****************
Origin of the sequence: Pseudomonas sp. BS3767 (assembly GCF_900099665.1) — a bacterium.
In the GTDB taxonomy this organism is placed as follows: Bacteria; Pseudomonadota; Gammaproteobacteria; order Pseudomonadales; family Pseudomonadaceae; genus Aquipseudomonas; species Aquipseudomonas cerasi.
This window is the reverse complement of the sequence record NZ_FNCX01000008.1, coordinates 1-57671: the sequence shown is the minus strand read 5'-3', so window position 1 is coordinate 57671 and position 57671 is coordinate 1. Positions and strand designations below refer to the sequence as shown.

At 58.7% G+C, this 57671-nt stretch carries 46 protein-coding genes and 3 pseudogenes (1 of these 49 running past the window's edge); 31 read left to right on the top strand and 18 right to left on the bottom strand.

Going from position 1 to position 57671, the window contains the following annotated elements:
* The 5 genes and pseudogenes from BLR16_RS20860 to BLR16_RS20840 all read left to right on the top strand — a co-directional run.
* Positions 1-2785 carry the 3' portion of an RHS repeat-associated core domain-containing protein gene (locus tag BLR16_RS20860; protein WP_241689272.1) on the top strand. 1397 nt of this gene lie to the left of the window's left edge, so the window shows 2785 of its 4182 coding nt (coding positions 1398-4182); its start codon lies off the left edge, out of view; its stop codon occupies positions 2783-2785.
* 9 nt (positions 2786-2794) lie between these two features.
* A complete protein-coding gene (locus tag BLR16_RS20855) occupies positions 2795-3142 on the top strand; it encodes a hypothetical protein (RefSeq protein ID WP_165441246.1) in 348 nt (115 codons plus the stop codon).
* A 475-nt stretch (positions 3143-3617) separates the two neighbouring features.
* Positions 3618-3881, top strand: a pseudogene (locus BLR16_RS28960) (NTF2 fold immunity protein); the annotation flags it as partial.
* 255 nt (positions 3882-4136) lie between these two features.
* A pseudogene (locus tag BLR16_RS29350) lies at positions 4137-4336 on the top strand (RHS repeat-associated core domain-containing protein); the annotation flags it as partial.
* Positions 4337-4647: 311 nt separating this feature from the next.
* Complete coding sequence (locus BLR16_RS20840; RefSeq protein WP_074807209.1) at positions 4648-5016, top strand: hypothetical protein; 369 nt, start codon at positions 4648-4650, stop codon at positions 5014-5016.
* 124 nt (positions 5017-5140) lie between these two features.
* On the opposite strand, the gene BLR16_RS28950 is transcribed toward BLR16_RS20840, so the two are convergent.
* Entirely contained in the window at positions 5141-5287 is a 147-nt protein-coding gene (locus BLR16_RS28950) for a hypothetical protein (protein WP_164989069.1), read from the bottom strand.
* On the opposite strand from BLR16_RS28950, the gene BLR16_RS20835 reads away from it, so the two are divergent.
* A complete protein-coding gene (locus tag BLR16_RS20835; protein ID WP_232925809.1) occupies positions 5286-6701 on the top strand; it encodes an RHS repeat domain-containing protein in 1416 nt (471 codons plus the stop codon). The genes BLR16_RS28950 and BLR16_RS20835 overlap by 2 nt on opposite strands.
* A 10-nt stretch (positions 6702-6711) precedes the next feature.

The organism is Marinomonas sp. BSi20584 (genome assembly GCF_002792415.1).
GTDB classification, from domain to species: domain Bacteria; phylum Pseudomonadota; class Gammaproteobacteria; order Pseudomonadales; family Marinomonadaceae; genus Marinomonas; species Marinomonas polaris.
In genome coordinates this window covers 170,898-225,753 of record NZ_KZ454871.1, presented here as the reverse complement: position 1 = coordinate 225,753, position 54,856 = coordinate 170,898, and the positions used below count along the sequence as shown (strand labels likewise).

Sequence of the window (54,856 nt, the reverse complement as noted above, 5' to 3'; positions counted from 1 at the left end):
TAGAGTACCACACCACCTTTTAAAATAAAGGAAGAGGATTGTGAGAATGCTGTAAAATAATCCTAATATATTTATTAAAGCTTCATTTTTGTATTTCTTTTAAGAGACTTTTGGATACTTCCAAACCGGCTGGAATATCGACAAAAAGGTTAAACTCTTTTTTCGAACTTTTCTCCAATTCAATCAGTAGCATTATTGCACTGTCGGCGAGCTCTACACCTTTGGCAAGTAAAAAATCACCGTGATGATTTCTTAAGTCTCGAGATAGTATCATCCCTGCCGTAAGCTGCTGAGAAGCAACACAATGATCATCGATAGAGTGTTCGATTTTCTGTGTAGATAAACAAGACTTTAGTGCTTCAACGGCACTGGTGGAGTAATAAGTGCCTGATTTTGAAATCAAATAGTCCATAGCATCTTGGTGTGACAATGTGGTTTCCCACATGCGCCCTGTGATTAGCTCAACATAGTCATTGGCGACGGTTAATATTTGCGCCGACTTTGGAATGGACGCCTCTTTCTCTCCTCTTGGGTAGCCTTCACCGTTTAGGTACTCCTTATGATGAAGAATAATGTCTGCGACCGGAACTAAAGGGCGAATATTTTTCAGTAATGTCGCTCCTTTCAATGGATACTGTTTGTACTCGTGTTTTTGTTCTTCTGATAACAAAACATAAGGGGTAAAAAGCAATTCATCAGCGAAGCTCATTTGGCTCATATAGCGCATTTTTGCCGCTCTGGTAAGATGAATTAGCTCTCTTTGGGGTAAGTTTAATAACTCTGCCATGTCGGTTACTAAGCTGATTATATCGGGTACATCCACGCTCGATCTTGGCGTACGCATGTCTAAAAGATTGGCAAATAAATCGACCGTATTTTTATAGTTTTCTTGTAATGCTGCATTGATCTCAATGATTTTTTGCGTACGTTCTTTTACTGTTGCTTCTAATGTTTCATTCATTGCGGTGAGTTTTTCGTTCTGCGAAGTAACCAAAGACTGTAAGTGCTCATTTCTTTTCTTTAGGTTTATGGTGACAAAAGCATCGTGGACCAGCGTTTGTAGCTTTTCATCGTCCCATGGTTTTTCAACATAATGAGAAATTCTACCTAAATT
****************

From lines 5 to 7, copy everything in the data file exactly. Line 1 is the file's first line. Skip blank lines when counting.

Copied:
Going from position 1 to position 57671, the window contains the following annotated elements:
* The 5 genes and pseudogenes from BLR16_RS20860 to BLR16_RS20840 all read left to right on the top strand — a co-directional run.
* Positions 1-2785 carry the 3' portion of an RHS repeat-associated core domain-containing protein gene (locus tag BLR16_RS20860; protein WP_241689272.1) on the top strand. 1397 nt of this gene lie to the left of the window's left edge, so the window shows 2785 of its 4182 coding nt (coding positions 1398-4182); its start codon lies off the left edge, out of view; its stop codon occupies positions 2783-2785.